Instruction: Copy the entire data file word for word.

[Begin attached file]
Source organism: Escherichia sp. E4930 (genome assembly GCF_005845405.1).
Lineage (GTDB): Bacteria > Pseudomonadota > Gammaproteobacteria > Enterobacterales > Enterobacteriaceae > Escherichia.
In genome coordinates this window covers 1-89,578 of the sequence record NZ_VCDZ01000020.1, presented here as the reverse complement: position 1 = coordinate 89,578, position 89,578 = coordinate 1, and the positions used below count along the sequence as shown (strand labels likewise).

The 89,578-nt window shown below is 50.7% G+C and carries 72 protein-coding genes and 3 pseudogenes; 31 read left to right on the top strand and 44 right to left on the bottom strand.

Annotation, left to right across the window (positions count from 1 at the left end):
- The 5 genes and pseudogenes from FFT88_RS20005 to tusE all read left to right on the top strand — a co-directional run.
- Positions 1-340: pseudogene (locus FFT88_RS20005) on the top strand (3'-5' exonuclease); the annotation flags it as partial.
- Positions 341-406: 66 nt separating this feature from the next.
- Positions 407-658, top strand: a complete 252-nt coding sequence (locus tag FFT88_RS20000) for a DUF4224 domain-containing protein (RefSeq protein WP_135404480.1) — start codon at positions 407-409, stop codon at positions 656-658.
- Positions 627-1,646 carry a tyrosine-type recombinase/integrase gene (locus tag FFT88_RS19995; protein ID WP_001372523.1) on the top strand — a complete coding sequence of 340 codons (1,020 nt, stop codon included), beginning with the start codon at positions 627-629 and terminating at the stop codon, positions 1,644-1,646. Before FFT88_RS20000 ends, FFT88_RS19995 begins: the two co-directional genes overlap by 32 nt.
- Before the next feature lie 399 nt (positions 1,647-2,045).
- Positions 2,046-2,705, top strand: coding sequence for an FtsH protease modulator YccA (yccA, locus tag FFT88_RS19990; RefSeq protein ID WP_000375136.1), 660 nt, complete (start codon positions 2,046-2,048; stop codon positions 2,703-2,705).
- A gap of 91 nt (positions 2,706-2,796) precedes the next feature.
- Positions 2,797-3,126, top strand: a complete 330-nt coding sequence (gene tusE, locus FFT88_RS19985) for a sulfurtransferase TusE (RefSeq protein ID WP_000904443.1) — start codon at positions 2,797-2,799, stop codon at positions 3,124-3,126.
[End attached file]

Source organism: Escherichia sp. E4930 (genome assembly GCF_005845405.1).
Lineage (GTDB): Bacteria > Pseudomonadota > Gammaproteobacteria > Enterobacterales > Enterobacteriaceae > Escherichia.
In genome coordinates this window covers 1-89,578 of the sequence record NZ_VCDZ01000020.1, presented here as the reverse complement: position 1 = coordinate 89,578, position 89,578 = coordinate 1, and the positions used below count along the sequence as shown (strand labels likewise).

The 89,578-nt window shown below is 50.7% G+C and carries 72 protein-coding genes and 3 pseudogenes; 31 read left to right on the top strand and 44 right to left on the bottom strand.

Annotation, left to right across the window (positions count from 1 at the left end):
- The 5 genes and pseudogenes from FFT88_RS20005 to tusE all read left to right on the top strand — a co-directional run.
- Positions 1-340: pseudogene (locus FFT88_RS20005) on the top strand (3'-5' exonuclease); the annotation flags it as partial.
- Positions 341-406: 66 nt separating this feature from the next.
- Positions 407-658, top strand: a complete 252-nt coding sequence (locus tag FFT88_RS20000) for a DUF4224 domain-containing protein (RefSeq protein WP_135404480.1) — start codon at positions 407-409, stop codon at positions 656-658.
- Positions 627-1,646 carry a tyrosine-type recombinase/integrase gene (locus tag FFT88_RS19995; protein ID WP_001372523.1) on the top strand — a complete coding sequence of 340 codons (1,020 nt, stop codon included), beginning with the start codon at positions 627-629 and terminating at the stop codon, positions 1,644-1,646. Before FFT88_RS20000 ends, FFT88_RS19995 begins: the two co-directional genes overlap by 32 nt.
- Before the next feature lie 399 nt (positions 1,647-2,045).
- Positions 2,046-2,705, top strand: coding sequence for an FtsH protease modulator YccA (yccA, locus tag FFT88_RS19990; RefSeq protein ID WP_000375136.1), 660 nt, complete (start codon positions 2,046-2,048; stop codon positions 2,703-2,705).
- A gap of 91 nt (positions 2,706-2,796) precedes the next feature.
- Positions 2,797-3,126, top strand: a complete 330-nt coding sequence (gene tusE, locus FFT88_RS19985) for a sulfurtransferase TusE (RefSeq protein ID WP_000904443.1) — start codon at positions 2,797-2,799, stop codon at positions 3,124-3,126.